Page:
en pl
en pl


Show issue
Issue 35

Primacy Effects and Voting Methods (Literature Review)

Steven Linder
University of California

(35) Decyzje

DOI 10.7206/DEC.1733-0092.151


The primacy effect has long been considered a decisive factor in determining election outcomes and has consequently developed a robust literature dedicated to studying it in different scenarios and contexts. However, existing research has offered limited insight into how the choice of voting method, particularly by-mail voting, may infl uence its impact on elections by altering how and when voters participate. This article fi rst reviews why the primacy effect exists, how researchers identify its infl uence, and its overall impact on election outcomes. It then discusses why the use of by-mail voting
should be expected to alter the primacy effect, and analyzes two works where this relationship has been explored. Their results highlight several of the issues faced when trying to examine this relationship, but also indicate that further study is warranted and likely to be fruitful.


  1. Alvarez, R., Beckett, D., & Stewart, C. (2013). Voting Technology, Vote-by-Mail, and Residual Votes in California, 1990—2010. Political Research Quarterly, 66(3), 658–670. [Google Scholar]
  2. Alvarez, R., Levin, I., & Sinclair, J. (2012). Making Voting Easier: Convenience Voting in the 2008 Presidential Election. Political Research Quarterly, 65(2), 248–262. [Google Scholar]
  3. Alvarez, R. M., Sinclair, B., & Hasen, R. L. (2006). How Much Is Enough? The “Ballot Order Effect” and the Use of Social Science Research in Election Law Disputes. Election Law Journal: Rules, Politics, and Policy, 5(1), 40–56. [Google Scholar]
  4. Augenblick, N., & Nicholson, S. (2016). Ballot Position, Choice Fatigue, and Voter Behavior. The Review of Economic Studies, 83(2), 460–480. [Google Scholar]
  5. Barreto, M., Streb, M., Marks, M., & Guerra, F. (2006). Do Absentee Voters Differ from Polling Place Voters? New Evidence from California. The Public Opinion Quarterly, 70(2), 224–234. [Google Scholar]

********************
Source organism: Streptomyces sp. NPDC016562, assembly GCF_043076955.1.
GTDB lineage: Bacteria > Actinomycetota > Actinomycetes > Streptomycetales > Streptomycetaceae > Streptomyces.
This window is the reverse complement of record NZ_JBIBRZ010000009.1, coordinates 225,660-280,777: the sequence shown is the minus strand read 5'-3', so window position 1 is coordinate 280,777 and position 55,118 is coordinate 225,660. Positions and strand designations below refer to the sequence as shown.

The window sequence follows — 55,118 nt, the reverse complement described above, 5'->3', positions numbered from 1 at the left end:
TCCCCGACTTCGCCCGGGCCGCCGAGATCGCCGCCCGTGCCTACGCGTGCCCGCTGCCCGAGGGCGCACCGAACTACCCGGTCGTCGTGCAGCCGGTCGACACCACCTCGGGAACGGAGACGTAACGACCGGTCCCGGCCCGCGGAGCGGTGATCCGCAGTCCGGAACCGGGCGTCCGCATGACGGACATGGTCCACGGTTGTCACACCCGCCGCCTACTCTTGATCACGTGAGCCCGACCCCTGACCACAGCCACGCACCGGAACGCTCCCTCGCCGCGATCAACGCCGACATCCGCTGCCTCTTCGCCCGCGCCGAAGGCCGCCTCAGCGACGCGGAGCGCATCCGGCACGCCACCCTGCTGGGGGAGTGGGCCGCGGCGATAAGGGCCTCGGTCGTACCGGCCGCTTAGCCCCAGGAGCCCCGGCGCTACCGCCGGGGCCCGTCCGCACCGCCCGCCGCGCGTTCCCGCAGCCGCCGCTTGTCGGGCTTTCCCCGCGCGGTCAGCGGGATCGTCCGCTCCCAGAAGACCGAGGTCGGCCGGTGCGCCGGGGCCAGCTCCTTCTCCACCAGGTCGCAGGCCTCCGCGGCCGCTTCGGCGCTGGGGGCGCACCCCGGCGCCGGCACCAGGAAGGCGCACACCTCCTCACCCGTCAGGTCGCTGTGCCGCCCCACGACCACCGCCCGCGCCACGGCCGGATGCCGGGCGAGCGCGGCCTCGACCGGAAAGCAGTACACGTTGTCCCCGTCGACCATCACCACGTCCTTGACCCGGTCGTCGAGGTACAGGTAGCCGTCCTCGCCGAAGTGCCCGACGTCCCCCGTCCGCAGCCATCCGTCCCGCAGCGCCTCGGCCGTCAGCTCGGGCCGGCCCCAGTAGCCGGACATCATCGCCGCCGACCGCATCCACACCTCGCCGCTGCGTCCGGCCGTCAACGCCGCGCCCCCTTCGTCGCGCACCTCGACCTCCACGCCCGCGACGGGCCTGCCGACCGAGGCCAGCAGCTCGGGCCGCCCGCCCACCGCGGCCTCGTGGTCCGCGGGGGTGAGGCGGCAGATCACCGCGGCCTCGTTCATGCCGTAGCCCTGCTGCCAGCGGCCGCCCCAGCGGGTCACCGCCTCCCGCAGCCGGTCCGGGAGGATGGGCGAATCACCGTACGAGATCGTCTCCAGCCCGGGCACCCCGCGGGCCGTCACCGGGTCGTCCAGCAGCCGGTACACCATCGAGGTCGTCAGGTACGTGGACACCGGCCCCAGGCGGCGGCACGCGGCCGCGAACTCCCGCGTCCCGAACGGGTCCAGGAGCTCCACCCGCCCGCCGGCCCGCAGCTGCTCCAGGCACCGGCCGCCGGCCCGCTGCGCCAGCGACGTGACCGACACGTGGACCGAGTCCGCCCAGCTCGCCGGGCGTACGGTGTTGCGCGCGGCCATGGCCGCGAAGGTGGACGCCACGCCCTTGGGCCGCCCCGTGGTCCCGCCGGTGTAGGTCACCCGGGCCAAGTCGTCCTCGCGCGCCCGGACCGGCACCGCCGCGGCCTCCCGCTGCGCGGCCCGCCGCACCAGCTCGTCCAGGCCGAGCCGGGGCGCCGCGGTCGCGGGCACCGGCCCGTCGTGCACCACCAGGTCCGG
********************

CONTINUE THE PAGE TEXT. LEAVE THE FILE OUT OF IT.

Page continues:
6. Binder, M., Childers, M., & Johnson, N. (2015). Campaigns and the Mitigation of Framing Effects on Voting Behavior: A Natural and Field Experiment. Political Behavior, 37(3), 703–722. [Google Scholar]
  7. Blom-Hansen, J., Elklit J., Serritzlew S., & Villadsen L. (2016). Ballot Position and Election Results: Evidence from a Natural Experiment. Electoral Studies, 44, 172–183. [Google Scholar]
  8. Boehmke, F. J., Branton, R. P., Dillingham, G., & Witmer, R. C. (2012). Close Enough for Comfort? The Spatial Structure of Interest and Information in Ballot Measure Elections. The Journal of Politics, 74(3), 827–839. [Google Scholar]
  9. Bonneau, C. W., & Cann, D. M. (2015). Party Identifi cation and Vote Choice in Partisan and Nonpartisan Elections. Political Behavior, 37(1), 43–66. [Google Scholar]
  10. Bowler, S., Donovan, T., & Happ, T. (1992). Ballot Propositions and Information Costs: Direct Democracy and the Fatigued Voter. Western Political Quarterly, 45(2), 559–568. [Google Scholar]
  11. Brockington, D. (2003). A Low Information Theory of Ballot Position Effect. Political Behavior, 25(1), 1–27. [Google Scholar]
  12. Darcy, R. (1986). Position Effects with Party Column Ballots. The Western Political Quarterly, 39(4), 648–662. [Google Scholar]
  13. Darcy, R. (1998). Position Effects in Multimember Districts: The New Hampshire House of Representatives, 1972-1994. Polity, 30(4), 691–703. [Google Scholar]
  14. Darcy, R., & Schneider, A. (1989). Confusing Ballots, Roll-Off, and the Black Vote. The Western Political Quarterly, 42(3), 347–364. [Google Scholar]